The Fourth Floor
by Peggy McFarland
The Fairview visitor's lot was empty. Guilt stabbed Sue. Her vehicle rarely filled a parking space.
She unbuckled Lexi, reminding herself that sick daughter took precedence over sick mother. The phone call spurred today's visit. Damn the babysitter.
"Amber thinks silly," Lexi said.
Sue flinched. It wasn't the first time Lexi read her mind. MRI's never revealed "anomalies" to explain her daughter's headaches or unsettling statements.
Lexi squinted at a crow spiraling above overhanging branches. "He's waiting for Doreen, not Grandma."
The crow flew to the nursing home's roof. "There she is!" Lexi smiled.
Lexi's pained gaze flitted from harried nurses to a covered stretcher wheeling past. She rubbed her pale forehead. Sue rushed them into the elevator, damning Amber.
Lexi relaxed once they stepped onto the fourth floor. "It's quiet here. And no colors!"
Sue checked room numbers, wondered if institutional gray soothed her daughter.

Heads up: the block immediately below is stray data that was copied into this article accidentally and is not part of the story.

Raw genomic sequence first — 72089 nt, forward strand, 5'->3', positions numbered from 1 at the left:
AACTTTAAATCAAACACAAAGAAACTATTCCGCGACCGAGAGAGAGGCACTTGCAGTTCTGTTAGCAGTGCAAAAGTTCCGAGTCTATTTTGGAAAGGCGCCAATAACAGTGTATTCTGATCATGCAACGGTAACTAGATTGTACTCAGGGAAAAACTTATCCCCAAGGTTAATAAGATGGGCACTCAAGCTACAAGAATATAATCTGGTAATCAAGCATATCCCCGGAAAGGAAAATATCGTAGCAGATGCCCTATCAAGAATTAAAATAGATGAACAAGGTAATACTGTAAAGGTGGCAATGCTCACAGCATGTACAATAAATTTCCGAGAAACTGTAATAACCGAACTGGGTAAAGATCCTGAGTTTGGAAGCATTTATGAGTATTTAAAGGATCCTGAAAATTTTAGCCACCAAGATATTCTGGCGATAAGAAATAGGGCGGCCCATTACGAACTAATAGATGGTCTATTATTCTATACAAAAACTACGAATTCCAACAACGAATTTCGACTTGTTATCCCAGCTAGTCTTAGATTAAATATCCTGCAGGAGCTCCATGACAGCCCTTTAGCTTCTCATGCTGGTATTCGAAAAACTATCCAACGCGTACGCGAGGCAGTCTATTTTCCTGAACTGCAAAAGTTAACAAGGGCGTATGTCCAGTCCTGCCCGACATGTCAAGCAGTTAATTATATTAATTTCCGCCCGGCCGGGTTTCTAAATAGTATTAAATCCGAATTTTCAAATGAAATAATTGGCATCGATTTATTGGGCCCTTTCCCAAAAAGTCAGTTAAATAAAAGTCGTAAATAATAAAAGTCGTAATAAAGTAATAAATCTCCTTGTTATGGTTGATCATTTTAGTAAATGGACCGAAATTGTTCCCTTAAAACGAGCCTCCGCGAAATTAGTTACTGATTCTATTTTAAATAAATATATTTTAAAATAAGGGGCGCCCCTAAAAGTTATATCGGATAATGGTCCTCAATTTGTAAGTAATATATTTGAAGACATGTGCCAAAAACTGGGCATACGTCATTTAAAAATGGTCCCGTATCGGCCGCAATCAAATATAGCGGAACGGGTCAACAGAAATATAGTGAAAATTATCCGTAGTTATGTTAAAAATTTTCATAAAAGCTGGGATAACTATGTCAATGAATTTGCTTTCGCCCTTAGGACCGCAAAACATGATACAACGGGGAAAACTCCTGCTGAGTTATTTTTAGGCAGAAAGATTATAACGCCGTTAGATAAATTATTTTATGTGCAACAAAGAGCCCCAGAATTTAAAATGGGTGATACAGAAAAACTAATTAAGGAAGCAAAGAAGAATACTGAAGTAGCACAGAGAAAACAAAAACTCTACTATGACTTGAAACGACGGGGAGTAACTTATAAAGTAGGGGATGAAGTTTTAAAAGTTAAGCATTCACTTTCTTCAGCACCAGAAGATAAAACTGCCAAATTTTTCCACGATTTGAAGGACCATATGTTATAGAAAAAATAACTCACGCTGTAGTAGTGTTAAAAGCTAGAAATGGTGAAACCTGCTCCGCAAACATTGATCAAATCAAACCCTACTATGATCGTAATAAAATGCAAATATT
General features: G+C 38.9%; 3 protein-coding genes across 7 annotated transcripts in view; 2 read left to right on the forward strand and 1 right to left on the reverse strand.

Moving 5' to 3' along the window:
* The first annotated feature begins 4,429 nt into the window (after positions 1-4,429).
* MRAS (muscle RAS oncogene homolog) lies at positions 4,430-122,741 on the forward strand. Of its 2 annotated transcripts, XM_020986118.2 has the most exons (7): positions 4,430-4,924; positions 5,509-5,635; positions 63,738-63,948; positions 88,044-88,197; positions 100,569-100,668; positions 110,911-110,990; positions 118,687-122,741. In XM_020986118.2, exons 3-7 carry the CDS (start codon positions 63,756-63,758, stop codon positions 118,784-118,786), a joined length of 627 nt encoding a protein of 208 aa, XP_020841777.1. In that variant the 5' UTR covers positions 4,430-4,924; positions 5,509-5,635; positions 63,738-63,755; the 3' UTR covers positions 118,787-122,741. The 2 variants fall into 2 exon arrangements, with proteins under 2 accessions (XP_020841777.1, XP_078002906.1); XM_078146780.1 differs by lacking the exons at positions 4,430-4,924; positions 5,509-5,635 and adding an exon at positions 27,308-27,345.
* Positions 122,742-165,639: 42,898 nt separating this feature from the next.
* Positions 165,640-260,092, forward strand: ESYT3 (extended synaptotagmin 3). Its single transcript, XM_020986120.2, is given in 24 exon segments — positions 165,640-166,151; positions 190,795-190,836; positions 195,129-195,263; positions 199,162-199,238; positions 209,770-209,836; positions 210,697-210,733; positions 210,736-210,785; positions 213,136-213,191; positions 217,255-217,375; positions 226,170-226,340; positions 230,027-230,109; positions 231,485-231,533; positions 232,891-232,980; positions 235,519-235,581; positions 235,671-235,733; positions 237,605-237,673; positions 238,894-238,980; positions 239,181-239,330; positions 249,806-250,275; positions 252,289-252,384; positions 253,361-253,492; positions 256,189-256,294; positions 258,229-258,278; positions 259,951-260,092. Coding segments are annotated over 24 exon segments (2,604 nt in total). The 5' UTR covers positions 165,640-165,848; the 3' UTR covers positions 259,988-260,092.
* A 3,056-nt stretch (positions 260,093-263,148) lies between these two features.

The other bed was empty. Sue thought of the crow.
"Mom, I'm here," Sue said. The monitor beeped.
"Grandma doesn't think ANYTHING! And she has no colors."
Lexi approached the bed. "When I look at you mommy, your thought words go in my head. 'Damn Amber, Lexi don't get sick today,' and your mixed-up colors make me dizzy." Lexi climbed onto the bed.
"Get down!" Sue hissed. Lexi cuddled next to her grandmother.
"In here, no rainbow colors or dirt colors or blood colors swishing. No mean thoughts to hurt my head."
Lexi sighed and closed her eyes. "I hear me."